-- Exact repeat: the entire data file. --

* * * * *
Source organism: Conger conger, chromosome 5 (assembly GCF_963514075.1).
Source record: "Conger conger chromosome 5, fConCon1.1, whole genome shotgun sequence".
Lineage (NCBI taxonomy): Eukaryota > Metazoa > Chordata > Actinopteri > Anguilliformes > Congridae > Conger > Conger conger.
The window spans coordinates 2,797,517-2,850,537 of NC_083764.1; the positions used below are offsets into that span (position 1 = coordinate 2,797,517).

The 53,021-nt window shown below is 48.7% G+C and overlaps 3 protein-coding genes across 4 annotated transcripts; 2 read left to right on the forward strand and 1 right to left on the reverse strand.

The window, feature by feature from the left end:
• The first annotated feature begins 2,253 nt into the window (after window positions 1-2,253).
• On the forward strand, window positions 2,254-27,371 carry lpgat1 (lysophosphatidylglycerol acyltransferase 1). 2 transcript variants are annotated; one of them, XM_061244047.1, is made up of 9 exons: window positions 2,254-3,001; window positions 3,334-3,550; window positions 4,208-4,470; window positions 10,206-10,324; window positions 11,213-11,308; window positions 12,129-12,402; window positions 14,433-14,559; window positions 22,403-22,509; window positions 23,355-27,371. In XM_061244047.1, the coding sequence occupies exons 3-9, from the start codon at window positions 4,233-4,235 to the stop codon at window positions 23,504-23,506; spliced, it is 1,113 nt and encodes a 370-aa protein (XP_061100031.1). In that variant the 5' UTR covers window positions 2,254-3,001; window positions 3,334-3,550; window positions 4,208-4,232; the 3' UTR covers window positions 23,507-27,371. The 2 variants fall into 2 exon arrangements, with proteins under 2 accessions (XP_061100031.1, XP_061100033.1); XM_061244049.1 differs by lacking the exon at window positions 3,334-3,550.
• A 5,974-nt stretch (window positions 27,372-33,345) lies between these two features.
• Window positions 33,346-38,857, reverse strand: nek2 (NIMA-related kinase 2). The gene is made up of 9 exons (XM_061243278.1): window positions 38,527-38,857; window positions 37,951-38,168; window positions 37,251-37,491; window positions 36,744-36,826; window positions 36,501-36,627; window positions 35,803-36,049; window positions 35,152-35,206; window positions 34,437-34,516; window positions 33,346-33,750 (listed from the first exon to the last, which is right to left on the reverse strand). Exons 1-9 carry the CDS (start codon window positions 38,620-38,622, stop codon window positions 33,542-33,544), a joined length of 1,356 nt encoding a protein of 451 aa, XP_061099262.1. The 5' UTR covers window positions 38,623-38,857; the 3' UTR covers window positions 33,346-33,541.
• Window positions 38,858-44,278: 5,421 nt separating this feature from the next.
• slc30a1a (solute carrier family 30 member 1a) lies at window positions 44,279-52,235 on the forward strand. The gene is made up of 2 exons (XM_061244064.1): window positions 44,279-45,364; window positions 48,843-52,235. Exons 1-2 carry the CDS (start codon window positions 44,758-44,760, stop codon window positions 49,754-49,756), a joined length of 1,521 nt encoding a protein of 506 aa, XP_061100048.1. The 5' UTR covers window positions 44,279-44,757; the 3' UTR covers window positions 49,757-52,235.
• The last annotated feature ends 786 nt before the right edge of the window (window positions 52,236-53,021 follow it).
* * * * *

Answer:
Source organism: Conger conger, chromosome 5 (assembly GCF_963514075.1).
Source record: "Conger conger chromosome 5, fConCon1.1, whole genome shotgun sequence".
Lineage (NCBI taxonomy): Eukaryota > Metazoa > Chordata > Actinopteri > Anguilliformes > Congridae > Conger > Conger conger.
The window spans coordinates 2,797,517-2,850,537 of NC_083764.1; the positions used below are offsets into that span (position 1 = coordinate 2,797,517).

The 53,021-nt window shown below is 48.7% G+C and overlaps 3 protein-coding genes across 4 annotated transcripts; 2 read left to right on the forward strand and 1 right to left on the reverse strand.

The window, feature by feature from the left end:
• The first annotated feature begins 2,253 nt into the window (after window positions 1-2,253).
• On the forward strand, window positions 2,254-27,371 carry lpgat1 (lysophosphatidylglycerol acyltransferase 1). 2 transcript variants are annotated; one of them, XM_061244047.1, is made up of 9 exons: window positions 2,254-3,001; window positions 3,334-3,550; window positions 4,208-4,470; window positions 10,206-10,324; window positions 11,213-11,308; window positions 12,129-12,402; window positions 14,433-14,559; window positions 22,403-22,509; window positions 23,355-27,371. In XM_061244047.1, the coding sequence occupies exons 3-9, from the start codon at window positions 4,233-4,235 to the stop codon at window positions 23,504-23,506; spliced, it is 1,113 nt and encodes a 370-aa protein (XP_061100031.1). In that variant the 5' UTR covers window positions 2,254-3,001; window positions 3,334-3,550; window positions 4,208-4,232; the 3' UTR covers window positions 23,507-27,371. The 2 variants fall into 2 exon arrangements, with proteins under 2 accessions (XP_061100031.1, XP_061100033.1); XM_061244049.1 differs by lacking the exon at window positions 3,334-3,550.
• A 5,974-nt stretch (window positions 27,372-33,345) lies between these two features.
• Window positions 33,346-38,857, reverse strand: nek2 (NIMA-related kinase 2). The gene is made up of 9 exons (XM_061243278.1): window positions 38,527-38,857; window positions 37,951-38,168; window positions 37,251-37,491; window positions 36,744-36,826; window positions 36,501-36,627; window positions 35,803-36,049; window positions 35,152-35,206; window positions 34,437-34,516; window positions 33,346-33,750 (listed from the first exon to the last, which is right to left on the reverse strand). Exons 1-9 carry the CDS (start codon window positions 38,620-38,622, stop codon window positions 33,542-33,544), a joined length of 1,356 nt encoding a protein of 451 aa, XP_061099262.1. The 5' UTR covers window positions 38,623-38,857; the 3' UTR covers window positions 33,346-33,541.
• Window positions 38,858-44,278: 5,421 nt separating this feature from the next.
• slc30a1a (solute carrier family 30 member 1a) lies at window positions 44,279-52,235 on the forward strand. The gene is made up of 2 exons (XM_061244064.1): window positions 44,279-45,364; window positions 48,843-52,235. Exons 1-2 carry the CDS (start codon window positions 44,758-44,760, stop codon window positions 49,754-49,756), a joined length of 1,521 nt encoding a protein of 506 aa, XP_061100048.1. The 5' UTR covers window positions 44,279-44,757; the 3' UTR covers window positions 49,757-52,235.
• The last annotated feature ends 786 nt before the right edge of the window (window positions 52,236-53,021 follow it).